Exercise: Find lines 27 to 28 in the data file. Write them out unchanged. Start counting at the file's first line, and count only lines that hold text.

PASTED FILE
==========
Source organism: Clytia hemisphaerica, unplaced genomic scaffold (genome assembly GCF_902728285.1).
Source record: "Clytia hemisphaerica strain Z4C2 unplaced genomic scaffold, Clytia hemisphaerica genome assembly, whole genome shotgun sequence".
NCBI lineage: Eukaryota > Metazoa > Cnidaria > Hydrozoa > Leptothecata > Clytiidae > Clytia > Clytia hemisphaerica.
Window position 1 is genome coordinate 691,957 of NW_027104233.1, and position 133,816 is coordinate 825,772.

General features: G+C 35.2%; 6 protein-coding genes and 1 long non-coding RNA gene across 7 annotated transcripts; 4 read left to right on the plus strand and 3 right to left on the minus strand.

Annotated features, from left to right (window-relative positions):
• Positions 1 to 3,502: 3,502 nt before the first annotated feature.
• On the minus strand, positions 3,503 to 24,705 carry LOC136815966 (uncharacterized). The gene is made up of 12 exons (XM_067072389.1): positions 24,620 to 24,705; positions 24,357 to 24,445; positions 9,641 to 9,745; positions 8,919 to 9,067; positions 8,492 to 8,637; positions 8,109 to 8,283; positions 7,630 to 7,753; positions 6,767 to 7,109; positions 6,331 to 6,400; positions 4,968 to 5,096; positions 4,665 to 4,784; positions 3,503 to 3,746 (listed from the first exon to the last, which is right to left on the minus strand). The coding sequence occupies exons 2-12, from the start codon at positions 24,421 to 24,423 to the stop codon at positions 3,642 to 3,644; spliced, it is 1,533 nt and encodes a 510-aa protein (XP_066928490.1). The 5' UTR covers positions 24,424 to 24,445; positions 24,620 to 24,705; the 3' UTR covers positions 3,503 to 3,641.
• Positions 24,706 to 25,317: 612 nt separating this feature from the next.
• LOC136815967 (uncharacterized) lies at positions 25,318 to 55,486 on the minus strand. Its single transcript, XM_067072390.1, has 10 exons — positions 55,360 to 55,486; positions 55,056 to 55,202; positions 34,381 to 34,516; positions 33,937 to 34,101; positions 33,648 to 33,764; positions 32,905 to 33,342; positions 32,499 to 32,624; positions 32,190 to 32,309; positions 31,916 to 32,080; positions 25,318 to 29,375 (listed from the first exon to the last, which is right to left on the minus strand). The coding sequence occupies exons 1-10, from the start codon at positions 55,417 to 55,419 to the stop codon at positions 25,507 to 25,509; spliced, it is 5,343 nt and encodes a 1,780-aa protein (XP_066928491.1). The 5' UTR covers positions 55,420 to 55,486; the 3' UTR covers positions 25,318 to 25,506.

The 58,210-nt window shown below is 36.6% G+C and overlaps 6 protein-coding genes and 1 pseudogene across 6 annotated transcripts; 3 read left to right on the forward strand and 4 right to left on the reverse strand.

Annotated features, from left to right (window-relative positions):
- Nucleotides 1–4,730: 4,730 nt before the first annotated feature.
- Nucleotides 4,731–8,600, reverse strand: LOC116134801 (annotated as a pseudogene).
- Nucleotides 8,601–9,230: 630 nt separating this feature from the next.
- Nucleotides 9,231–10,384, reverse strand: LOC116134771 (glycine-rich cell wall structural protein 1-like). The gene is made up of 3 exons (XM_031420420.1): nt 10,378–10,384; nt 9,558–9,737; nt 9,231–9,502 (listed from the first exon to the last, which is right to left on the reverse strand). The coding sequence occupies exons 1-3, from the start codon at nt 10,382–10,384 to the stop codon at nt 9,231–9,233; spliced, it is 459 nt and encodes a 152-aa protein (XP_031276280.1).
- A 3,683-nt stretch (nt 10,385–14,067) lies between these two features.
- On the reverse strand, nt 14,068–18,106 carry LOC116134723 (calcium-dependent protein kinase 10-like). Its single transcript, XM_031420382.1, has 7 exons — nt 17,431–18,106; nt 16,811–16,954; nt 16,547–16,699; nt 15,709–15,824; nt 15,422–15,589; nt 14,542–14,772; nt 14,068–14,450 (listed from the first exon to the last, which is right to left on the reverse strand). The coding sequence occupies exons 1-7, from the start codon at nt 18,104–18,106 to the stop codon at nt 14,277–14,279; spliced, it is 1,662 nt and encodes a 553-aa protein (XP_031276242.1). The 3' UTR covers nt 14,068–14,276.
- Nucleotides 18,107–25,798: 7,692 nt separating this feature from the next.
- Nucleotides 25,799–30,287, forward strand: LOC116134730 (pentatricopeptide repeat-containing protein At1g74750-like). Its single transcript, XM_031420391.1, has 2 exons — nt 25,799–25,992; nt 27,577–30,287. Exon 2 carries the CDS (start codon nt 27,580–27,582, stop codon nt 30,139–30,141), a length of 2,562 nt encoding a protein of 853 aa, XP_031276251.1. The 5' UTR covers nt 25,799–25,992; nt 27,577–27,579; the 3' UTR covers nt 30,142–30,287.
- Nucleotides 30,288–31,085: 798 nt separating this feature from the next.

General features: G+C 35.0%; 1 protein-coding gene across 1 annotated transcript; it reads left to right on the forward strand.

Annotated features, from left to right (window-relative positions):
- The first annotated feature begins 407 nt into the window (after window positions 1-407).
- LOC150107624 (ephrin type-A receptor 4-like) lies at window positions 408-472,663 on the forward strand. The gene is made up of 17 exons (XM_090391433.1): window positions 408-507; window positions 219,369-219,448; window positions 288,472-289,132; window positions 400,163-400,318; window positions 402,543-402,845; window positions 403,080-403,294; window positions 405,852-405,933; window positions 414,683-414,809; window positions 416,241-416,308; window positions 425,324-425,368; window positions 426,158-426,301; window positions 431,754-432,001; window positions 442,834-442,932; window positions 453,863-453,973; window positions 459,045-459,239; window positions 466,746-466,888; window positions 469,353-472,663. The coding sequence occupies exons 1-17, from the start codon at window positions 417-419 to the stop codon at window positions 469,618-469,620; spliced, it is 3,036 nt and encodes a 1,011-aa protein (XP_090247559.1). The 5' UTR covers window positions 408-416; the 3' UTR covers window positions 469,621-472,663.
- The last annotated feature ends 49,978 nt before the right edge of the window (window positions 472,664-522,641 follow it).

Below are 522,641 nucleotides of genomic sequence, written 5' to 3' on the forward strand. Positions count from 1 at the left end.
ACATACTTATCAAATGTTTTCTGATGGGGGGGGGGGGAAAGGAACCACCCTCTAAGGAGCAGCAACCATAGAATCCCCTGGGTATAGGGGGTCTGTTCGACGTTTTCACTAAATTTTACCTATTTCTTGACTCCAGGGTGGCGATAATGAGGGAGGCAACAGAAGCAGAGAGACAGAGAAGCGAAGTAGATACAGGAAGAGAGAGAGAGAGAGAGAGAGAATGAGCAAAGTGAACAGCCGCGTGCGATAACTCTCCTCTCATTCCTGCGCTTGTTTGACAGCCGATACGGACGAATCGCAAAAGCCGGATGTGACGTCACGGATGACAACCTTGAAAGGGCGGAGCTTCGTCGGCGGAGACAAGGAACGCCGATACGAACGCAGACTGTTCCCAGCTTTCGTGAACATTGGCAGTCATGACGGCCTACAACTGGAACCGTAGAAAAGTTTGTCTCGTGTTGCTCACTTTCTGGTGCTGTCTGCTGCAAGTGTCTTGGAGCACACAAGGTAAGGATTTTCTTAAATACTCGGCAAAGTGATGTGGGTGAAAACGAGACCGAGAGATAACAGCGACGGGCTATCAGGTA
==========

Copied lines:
Below are 522,641 nucleotides of genomic sequence, written 5' to 3' on the forward strand. Positions count from 1 at the left end.
ACATACTTATCAAATGTTTTCTGATGGGGGGGGGGGGAAAGGAACCACCCTCTAAGGAGCAGCAACCATAGAATCCCCTGGGTATAGGGGGTCTGTTCGACGTTTTCACTAAATTTTACCTATTTCTTGACTCCAGGGTGGCGATAATGAGGGAGGCAACAGAAGCAGAGAGACAGAGAAGCGAAGTAGATACAGGAAGAGAGAGAGAGAGAGAGAGAGAATGAGCAAAGTGAACAGCCGCGTGCGATAACTCTCCTCTCATTCCTGCGCTTGTTTGACAGCCGATACGGACGAATCGCAAAAGCCGGATGTGACGTCACGGATGACAACCTTGAAAGGGCGGAGCTTCGTCGGCGGAGACAAGGAACGCCGATACGAACGCAGACTGTTCCCAGCTTTCGTGAACATTGGCAGTCATGACGGCCTACAACTGGAACCGTAGAAAAGTTTGTCTCGTGTTGCTCACTTTCTGGTGCTGTCTGCTGCAAGTGTCTTGGAGCACACAAGGTAAGGATTTTCTTAAATACTCGGCAAAGTGATGTGGGTGAAAACGAGACCGAGAGATAACAGCGACGGGCTATCAGGTA